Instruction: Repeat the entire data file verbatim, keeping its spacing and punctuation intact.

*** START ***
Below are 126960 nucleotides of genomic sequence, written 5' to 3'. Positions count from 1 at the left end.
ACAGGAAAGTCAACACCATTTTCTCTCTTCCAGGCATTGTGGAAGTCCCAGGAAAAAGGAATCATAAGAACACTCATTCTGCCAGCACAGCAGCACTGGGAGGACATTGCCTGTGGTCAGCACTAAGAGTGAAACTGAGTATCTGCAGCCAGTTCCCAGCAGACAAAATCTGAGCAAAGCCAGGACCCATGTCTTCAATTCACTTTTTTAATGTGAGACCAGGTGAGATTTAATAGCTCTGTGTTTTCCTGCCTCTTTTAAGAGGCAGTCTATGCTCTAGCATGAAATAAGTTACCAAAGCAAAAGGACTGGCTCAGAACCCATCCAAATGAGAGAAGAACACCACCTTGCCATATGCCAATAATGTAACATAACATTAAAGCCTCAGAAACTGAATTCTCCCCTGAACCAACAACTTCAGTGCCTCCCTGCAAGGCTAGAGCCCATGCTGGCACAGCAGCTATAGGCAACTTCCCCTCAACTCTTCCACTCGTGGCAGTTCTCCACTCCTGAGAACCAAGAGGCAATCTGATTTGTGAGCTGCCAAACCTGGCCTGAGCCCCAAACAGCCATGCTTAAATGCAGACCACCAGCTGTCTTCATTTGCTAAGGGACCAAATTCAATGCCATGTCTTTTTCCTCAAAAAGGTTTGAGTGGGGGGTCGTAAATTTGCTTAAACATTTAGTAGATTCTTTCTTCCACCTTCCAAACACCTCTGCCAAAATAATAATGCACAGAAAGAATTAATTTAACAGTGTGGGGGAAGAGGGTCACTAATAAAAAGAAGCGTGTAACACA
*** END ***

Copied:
Below are 126960 nucleotides of genomic sequence, written 5' to 3'. Positions count from 1 at the left end.
ACAGGAAAGTCAACACCATTTTCTCTCTTCCAGGCATTGTGGAAGTCCCAGGAAAAAGGAATCATAAGAACACTCATTCTGCCAGCACAGCAGCACTGGGAGGACATTGCCTGTGGTCAGCACTAAGAGTGAAACTGAGTATCTGCAGCCAGTTCCCAGCAGACAAAATCTGAGCAAAGCCAGGACCCATGTCTTCAATTCACTTTTTTAATGTGAGACCAGGTGAGATTTAATAGCTCTGTGTTTTCCTGCCTCTTTTAAGAGGCAGTCTATGCTCTAGCATGAAATAAGTTACCAAAGCAAAAGGACTGGCTCAGAACCCATCCAAATGAGAGAAGAACACCACCTTGCCATATGCCAATAATGTAACATAACATTAAAGCCTCAGAAACTGAATTCTCCCCTGAACCAACAACTTCAGTGCCTCCCTGCAAGGCTAGAGCCCATGCTGGCACAGCAGCTATAGGCAACTTCCCCTCAACTCTTCCACTCGTGGCAGTTCTCCACTCCTGAGAACCAAGAGGCAATCTGATTTGTGAGCTGCCAAACCTGGCCTGAGCCCCAAACAGCCATGCTTAAATGCAGACCACCAGCTGTCTTCATTTGCTAAGGGACCAAATTCAATGCCATGTCTTTTTCCTCAAAAAGGTTTGAGTGGGGGGTCGTAAATTTGCTTAAACATTTAGTAGATTCTTTCTTCCACCTTCCAAACACCTCTGCCAAAATAATAATGCACAGAAAGAATTAATTTAACAGTGTGGGGGAAGAGGGTCACTAATAAAAAGAAGCGTGTAACACA